Note: This review is from the 2014 Fringe

Showing @ Hill Street Theatre, Edinburgh until Sun 24 Aug @ 21:30

The nucleus of Liam Rudden’s new queer theatre piece Thief is by all accounts a legitimate and interesting one. It adapts a spell from the life of Jean Genet, who was dishonourably discharged from the French Foreign Legion and spent time as a thief and male prostitute across Europe in the early to mid-20th century.

Matt Robertson plays Sailor, the butch yet camp protagonist who descends into a world he calls out as seedy, but one that he craves, desires and requires. We’re indulged in explicit masturbation, rape and self-harm: an underworld that Sailor is clearly tortured and trampled with during this period. The trouble is that the show is sold as disturbing, to the point where its offenses are intended to provoke and aggravate us. But it does neither. Especially at a festival where hundreds of shows will push us in more nuanced, figurative ways. Thief’s central selling point is that it is led by a brutally powerful performance by Robertson, sadly of an unnecessarily exaggerated text.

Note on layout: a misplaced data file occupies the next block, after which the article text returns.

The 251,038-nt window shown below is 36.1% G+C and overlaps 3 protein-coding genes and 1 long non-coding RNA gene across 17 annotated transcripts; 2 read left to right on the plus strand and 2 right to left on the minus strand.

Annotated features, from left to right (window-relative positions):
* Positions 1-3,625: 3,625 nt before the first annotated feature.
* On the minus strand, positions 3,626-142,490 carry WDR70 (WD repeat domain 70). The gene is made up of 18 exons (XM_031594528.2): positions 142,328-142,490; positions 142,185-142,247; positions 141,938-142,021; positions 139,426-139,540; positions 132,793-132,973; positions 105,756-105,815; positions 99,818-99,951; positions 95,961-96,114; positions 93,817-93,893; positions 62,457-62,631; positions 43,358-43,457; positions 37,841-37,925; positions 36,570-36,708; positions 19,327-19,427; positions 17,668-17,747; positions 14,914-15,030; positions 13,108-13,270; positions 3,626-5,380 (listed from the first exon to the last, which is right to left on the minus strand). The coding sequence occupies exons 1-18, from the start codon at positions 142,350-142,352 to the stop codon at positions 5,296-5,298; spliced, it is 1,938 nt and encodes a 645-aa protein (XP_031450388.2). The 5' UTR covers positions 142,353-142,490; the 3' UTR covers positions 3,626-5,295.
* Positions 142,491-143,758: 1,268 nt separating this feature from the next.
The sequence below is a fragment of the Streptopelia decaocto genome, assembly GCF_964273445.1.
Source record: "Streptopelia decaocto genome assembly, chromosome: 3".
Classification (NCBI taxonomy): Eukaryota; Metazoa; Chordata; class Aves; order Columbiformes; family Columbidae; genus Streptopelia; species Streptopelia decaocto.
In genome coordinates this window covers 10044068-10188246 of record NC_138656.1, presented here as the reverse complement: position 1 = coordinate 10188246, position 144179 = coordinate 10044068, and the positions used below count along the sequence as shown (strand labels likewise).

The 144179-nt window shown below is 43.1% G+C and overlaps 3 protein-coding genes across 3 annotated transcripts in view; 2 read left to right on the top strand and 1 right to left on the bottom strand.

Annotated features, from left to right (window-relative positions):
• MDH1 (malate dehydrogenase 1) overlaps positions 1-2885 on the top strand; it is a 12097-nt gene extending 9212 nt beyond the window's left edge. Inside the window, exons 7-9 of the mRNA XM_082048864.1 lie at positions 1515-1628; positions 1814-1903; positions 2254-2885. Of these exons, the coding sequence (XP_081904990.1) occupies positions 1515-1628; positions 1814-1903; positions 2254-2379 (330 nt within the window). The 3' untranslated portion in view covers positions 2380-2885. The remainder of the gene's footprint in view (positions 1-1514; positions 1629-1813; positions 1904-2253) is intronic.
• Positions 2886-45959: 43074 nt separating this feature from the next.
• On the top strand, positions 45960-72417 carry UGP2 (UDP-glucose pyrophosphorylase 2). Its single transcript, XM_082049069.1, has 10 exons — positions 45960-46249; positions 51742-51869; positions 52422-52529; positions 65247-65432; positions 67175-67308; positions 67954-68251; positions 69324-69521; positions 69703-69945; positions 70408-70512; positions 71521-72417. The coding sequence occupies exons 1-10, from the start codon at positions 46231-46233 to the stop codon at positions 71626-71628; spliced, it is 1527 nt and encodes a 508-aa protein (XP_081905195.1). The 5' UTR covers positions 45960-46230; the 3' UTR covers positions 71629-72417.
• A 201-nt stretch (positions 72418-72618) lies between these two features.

Showing as part of the Edinburgh Festival Fringe 2014